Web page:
Turkey’s journalists fear online censorship on Press Day
Journalists in Turkey believe that a draft bill that will introduce restrictions on social media will increase pressure and censorship as the country observed National Press Day on Friday, Deutsche Welle Turkish reported.
A draft bill introduced by the ruling Justice and Development Party (AKP) has passed the Parliamentary Justice Commission and is expected to be voted on before the Turkish parliament closes for the summer.
If passed, the bill may require online platforms to provide private user data to Turkish courts, effectively ending anonymity on the internet. It will also introduce the so-called right to be forgotten into Turkish law, in a manner journalists and legal experts have raised concern over.
“The draft allows for the scrubbing of newsworthy events from search engines under the guise of the right to be forgotten,” journalist İsmail Gökhan Bayram wrote for daily Evrensel on Saturday. “Those who already order lightning-fast bans of access will now decide what constitutes news, and what is included in this right.”
Turkey representative for Reporters Without Borders (RSF) Erol Önderoğlu told DW Turkish that celebrating Press Day in Turkey “could only be a bitter joke” for those who wish to truly be journalists.
July 24 is the day that newspapers were published with no censorship for the first time, in 1908 during the reign of Ottoman Sultan Abdülhamid II after he declared the second constitutional monarchy in the empire. Journalists and activists have been observing July 24 as the Fight for Press Freedom Day since 1971, on the initiative of the Journalists Union of Turkey (TGS).
According to RSF, there are currently 93 journalists in Turkey’s prisons. Fifty two journalists were arrested in the first six months of 2020, and 19 were sentenced to jail terms.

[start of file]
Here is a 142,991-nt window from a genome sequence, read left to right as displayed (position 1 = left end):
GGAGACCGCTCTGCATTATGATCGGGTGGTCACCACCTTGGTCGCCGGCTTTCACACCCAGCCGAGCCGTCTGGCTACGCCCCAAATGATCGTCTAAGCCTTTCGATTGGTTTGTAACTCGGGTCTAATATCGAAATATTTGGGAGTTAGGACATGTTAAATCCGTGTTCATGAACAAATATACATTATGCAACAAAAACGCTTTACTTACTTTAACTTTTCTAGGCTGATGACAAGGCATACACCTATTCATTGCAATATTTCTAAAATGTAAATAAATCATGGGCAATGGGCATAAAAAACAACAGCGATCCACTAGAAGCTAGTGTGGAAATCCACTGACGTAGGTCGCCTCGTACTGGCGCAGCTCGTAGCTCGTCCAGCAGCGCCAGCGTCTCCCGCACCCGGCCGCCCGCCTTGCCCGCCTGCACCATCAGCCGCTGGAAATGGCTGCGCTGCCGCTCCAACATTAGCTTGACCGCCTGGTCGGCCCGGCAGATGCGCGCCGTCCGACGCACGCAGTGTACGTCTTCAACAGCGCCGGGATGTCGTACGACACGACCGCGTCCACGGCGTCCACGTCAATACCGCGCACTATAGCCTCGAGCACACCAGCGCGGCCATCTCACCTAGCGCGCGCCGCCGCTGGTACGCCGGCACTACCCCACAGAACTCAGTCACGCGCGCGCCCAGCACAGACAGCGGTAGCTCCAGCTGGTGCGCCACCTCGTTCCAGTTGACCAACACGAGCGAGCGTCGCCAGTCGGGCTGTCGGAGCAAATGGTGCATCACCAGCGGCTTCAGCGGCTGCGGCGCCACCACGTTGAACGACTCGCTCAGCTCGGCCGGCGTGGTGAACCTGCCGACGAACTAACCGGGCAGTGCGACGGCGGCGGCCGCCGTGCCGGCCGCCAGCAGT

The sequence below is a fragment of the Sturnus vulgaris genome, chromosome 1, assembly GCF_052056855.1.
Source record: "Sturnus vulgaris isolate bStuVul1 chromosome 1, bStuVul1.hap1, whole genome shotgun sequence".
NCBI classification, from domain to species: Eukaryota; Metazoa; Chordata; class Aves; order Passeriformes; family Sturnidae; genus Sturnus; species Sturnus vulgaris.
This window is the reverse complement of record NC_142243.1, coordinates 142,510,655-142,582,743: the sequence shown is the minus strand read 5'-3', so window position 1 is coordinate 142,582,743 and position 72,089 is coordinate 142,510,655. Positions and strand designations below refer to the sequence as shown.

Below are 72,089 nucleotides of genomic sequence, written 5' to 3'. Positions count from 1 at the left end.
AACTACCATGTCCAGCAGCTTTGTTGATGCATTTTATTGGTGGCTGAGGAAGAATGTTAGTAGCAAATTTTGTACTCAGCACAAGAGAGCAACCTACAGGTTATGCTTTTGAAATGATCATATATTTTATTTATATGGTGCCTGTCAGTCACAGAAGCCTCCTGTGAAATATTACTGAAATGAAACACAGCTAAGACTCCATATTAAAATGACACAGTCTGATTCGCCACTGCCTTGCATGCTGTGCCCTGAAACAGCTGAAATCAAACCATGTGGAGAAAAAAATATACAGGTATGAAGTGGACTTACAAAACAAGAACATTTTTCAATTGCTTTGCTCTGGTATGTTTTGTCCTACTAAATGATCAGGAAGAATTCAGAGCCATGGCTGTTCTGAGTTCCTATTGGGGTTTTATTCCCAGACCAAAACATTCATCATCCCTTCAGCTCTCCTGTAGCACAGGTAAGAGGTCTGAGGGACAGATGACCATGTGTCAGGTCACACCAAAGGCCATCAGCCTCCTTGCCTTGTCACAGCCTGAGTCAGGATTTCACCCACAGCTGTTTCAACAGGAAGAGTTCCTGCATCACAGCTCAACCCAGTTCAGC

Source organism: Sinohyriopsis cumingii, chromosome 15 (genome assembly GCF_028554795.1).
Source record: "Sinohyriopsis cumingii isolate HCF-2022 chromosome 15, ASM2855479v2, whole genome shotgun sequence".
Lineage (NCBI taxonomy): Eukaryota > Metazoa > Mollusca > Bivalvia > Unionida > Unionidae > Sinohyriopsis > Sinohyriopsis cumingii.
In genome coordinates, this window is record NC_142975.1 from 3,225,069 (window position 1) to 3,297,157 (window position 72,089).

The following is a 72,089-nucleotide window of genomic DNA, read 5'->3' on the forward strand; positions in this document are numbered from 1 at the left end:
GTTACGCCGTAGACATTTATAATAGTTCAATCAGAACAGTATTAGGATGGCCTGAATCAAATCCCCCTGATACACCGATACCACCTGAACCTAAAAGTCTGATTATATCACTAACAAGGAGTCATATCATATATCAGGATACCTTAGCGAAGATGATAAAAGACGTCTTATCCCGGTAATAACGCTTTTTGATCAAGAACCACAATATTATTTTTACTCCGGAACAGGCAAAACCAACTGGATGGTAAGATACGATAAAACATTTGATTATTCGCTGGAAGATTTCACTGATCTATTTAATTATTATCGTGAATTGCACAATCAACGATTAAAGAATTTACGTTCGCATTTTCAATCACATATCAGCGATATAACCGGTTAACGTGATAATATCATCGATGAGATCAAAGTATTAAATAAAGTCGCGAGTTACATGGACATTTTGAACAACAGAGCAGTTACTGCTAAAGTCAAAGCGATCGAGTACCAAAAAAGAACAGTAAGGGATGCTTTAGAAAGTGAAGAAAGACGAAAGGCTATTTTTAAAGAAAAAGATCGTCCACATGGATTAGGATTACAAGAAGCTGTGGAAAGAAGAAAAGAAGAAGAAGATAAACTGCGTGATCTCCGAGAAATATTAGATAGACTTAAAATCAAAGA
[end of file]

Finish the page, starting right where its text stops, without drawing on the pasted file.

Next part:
“Today the government sees journalism as a job for enemies, a pastime to put Turkey in dire straits, or an indication that one is not ‘local’ or ‘national’,” Önderoğlu told DW Turkish. “This means one cannot report on the government’s wrongdoings, or favouritism in the economy so Turkey does not come to harm.”
The right to be forgotten, as cited in the draft bill, would “erase the memory of a country and the truth,” Nazan Özcan, chief editor for news website Bianet said. “A terrifying thought.”
Özcan told DW that the draft could lead to news stories being removed from the internet if the government does not approve of them.
According to the draft, social media platforms such as Twitter or Facebook will face fines of up to five million liras ($730,000) for each individual claim of violations of privacy if they fail to respond within 48 hours.
“Due to the severity of the penalty and the high workload, appeals will likely be approved quickly,” Bayram said, “leading to a secondary censorship mechanism to be implemented by private companies.”
“I believe such repression and attempts at censorship will cause kickback, especially in this digital world,” journalist Yavuz Oğhan, who focuses on digital media, said. “Many governments have tried such practices, which were later changed.”